With his campaign showing no signs on slowing down, Donald Trump continued his war on immigrants by introducing a six-page immigration plan that reads like the playbook of the organized anti-immigrant movement in America. Trump’s plan -- calling for mass deportations, a border fence and gutting the 14th amendment -- also strengthened his support among white nationalists.
Trump’s toxic anti-immigrant rhetoric is not without consequence. History tells us that specifically targeting a minority communities and whipping up a climate of fear and bigotry can have very real negative results.
Last week in Boston, two white men beat a homeless Latino man with a metal pipe and proceeded to urinate on him. Following their arrest, one of the men reportedly told police, “Donald Trump was right, all these illegals need to be deported.”
But for many in the white nationalist world, Trump’s immigration plan has signified that he is the real deal, and his plan a central rallying point for the radical right, as white nationalist Brad Griffin pointed out on his website Occidental Dissent last week:
I think a comparable moment just happened in American politics with marginalized and disaffected voters. All those people, long laughed at and excluded from the “mainstream,” who were cast out beyond the wall of “respectability,” are now in the tank for Donald Trump. The signal has gone out to join the Trump campaign and to openly organize in the mainstream under the banner of the Republican frontrunner to take down the hated c---servative establishment.
Griffin is not alone. White nationalists from all sides of the movement are throwing their support behind Trump since his immigration plan was announced. Jared Taylor, one of the most significant white nationalists in the movement today, gave Trump a glowing endorsement.
Writing on his American Renaissance website, Taylor claimed:
Donald Trump’s new position paper on immigration makes it official: He is easily the best presidential candidate on border security and immigration since Pat Buchanan. And we can be sure he is not a bait-and-switch politician who excites supporters with a few sensible ideas and then betrays them. Mr. Trump has single-handedly made immigration the key issue of this election. His heart is in it when he says we need to build a wall, deport illegals, and have an immigration “pause” until every American who wants a job gets one.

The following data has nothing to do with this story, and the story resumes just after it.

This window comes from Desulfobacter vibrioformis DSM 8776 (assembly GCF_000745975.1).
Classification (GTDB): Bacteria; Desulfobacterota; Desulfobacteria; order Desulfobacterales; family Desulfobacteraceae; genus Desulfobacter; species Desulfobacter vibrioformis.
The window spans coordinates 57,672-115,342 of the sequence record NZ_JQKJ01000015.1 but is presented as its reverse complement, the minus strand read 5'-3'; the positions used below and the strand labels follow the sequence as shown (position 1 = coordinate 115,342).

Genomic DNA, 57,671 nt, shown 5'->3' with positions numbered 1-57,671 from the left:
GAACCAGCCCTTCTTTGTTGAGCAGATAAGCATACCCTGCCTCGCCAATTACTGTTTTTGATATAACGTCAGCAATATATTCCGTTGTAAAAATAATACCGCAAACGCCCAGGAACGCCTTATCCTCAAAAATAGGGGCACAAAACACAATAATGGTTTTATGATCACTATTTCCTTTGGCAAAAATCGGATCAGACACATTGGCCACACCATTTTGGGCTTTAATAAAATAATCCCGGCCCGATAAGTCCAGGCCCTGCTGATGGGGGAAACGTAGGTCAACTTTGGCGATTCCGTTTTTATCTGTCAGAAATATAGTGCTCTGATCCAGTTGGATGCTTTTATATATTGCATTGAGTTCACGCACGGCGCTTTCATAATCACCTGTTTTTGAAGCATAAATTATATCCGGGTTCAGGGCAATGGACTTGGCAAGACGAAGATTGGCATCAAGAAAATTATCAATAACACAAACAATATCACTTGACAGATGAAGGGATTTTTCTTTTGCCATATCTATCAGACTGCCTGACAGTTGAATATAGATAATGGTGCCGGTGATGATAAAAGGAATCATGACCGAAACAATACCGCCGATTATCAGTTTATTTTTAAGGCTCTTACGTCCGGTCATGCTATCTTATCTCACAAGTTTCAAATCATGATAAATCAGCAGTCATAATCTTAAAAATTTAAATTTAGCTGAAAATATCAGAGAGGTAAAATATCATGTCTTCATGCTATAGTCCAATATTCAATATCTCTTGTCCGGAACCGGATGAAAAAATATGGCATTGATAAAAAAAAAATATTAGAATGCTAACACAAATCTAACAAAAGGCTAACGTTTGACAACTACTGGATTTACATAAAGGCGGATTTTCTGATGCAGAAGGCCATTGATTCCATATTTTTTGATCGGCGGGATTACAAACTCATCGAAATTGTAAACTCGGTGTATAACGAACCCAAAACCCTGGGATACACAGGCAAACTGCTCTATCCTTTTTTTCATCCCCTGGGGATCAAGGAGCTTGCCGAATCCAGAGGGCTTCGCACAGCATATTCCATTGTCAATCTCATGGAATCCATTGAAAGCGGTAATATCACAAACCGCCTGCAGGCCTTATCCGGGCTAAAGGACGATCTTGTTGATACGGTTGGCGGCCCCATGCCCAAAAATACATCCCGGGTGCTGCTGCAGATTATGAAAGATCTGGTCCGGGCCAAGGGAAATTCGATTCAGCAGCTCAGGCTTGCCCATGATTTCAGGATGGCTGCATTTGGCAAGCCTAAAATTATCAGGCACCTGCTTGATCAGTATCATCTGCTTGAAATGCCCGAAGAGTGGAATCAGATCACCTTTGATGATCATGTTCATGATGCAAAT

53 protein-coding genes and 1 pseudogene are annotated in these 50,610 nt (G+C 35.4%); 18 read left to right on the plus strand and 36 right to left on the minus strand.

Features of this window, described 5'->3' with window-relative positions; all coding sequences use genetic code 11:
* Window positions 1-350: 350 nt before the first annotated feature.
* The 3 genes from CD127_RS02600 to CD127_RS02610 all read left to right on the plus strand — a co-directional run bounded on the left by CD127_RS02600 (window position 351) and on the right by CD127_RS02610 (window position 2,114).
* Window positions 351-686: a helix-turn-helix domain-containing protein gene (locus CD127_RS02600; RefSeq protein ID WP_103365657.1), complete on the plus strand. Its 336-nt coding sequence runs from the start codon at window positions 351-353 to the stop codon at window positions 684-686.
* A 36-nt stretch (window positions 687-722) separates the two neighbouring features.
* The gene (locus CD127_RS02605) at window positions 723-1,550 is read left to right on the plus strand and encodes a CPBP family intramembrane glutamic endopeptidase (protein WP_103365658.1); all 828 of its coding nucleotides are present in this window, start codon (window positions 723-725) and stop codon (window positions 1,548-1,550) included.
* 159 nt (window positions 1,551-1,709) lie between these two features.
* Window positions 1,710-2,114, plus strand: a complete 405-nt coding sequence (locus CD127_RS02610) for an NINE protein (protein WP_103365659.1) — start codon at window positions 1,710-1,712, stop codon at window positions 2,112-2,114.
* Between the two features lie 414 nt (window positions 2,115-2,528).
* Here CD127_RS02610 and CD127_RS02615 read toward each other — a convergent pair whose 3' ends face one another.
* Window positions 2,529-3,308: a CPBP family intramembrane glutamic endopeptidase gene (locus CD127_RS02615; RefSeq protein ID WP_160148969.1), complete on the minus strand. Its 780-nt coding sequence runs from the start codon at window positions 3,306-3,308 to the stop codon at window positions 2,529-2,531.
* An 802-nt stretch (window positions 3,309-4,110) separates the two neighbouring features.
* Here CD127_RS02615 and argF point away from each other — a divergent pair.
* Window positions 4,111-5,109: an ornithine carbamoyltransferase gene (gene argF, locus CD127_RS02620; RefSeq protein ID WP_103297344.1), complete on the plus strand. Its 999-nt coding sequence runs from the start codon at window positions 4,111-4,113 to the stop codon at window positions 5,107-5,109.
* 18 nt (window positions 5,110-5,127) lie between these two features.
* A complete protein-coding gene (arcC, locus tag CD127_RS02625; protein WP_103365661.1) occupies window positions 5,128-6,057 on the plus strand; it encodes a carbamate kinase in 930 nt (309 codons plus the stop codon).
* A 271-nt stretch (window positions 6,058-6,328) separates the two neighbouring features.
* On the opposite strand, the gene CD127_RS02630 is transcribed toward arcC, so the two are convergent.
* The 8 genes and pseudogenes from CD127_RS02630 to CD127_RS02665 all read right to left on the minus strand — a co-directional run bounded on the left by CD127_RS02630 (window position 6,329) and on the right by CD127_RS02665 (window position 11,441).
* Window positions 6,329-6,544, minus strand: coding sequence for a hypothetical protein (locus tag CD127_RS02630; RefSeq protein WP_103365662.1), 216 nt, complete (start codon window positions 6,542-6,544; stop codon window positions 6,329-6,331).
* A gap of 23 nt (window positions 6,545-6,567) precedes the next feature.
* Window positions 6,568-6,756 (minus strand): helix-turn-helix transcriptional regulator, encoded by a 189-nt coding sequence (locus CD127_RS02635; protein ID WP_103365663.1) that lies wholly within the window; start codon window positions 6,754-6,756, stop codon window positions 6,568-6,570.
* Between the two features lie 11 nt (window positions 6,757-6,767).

David Duke, probably the most well-known white nationalist in America, also voiced his support for Trump.
I praise the fact that he’s come out on the immigration issue. I’m beginning to get the idea that he’s a good salesman. That he’s an entrepreneur and he has a good sense of what people want to hear what they want to buy. … And I think he realizes that his path to popularity toward power in the Republican Party is talking about the immigration issue. And he has really said some incredibly great things recently. So whatever his motivation, I don’t give a damn. I really like the fact that he’s speaking out on this greatest immediate threat to the American people.
Trump is fully aware of his appeal to the far right. This past weekend, he followed in the footsteps of Ronald Reagan and visited the Deep South in an effort to galvanize support from the hardcore elements of his base.
On his presidential campaign trail in 1980, Ronald Reagan addressed a crowd of 30,000 at the Neshoba County Fairgrounds, just miles from where three civil rights workers in 1964 were brutally murdered, and spoke about his support of “states rights.” Thirty-five years later, Trump addressed a similar sized crowd in Mobile, Ala., where he continued his tirade against immigrants, much to the glee of the thousands in attendance.
One person could be heard yelling “white power!” during Trump’s remarks, and white nationalist Olaf Childress, editor of the racist paper The First Freedom was on hand to pass out copies to attendees. The New York Times also interviewed a Trump supporter who stated, “Hopefully, he’s going to sit there and say, ‘When I become elected president, what we’re going to do is we’re going to make the border a vacation spot, it’s going to cost you $25 for a permit, and then you get $50 for every confirmed kill. That’d be one nice thing.”
Trump’s continued attack on immigrants comes at a time when expressions of rage from the radical right are numerous. The legalization of same-sex marriage and nationwide efforts to ban the Confederate battle flag are adding fuel to the fire. Racist message boards are also alight with support from Trump’s immigration plan.
Stormfront, the Web’s largest white supremacists website founded by former Klan leader Don Black, has no less than nine threads discussing the New York billionaire’s plan. With a history of violence attributed to the site’s users, it’s no surprise that Trump’s supporters have begun calling for the murder of immigrants.
In one thread, a user claimed it would only be plausible to deport 25 percent of the undocumented immigrants in the country. Another user followed up with the statement, “Everyone in favor of shooting the rest…raise your hand.”
Another user replied “you have my sword” accompanied by a photo of an assault rifle with several magazine clips and a handgun.